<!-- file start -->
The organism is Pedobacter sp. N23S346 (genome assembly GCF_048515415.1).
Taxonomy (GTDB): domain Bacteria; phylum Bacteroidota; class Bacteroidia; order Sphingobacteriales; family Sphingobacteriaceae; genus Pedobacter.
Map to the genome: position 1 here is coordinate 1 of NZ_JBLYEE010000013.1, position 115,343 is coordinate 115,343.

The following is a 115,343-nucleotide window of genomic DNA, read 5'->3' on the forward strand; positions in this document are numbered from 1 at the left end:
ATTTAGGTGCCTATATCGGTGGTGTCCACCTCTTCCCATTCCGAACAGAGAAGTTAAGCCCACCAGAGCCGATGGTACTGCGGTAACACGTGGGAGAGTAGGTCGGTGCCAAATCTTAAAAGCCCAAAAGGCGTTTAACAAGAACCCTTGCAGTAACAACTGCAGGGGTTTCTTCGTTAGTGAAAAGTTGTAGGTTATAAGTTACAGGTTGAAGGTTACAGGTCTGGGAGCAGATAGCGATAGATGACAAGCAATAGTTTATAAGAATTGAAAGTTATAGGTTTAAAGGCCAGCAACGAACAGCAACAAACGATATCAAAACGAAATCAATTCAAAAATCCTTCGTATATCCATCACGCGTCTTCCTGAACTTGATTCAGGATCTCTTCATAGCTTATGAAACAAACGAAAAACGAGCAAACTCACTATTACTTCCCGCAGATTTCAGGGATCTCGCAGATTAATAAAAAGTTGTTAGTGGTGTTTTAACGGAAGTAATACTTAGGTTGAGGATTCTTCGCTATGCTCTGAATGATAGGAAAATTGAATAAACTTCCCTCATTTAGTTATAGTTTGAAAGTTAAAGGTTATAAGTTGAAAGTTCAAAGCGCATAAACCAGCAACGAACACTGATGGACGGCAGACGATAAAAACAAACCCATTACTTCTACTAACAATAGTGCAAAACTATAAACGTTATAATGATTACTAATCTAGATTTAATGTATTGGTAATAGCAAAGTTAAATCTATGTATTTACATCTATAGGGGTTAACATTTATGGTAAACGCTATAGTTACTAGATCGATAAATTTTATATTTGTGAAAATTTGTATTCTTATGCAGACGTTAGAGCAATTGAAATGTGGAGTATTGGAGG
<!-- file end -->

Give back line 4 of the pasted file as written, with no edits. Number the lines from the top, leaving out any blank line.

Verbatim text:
The following is a 115,343-nucleotide window of genomic DNA, read 5'->3' on the forward strand; positions in this document are numbered from 1 at the left end: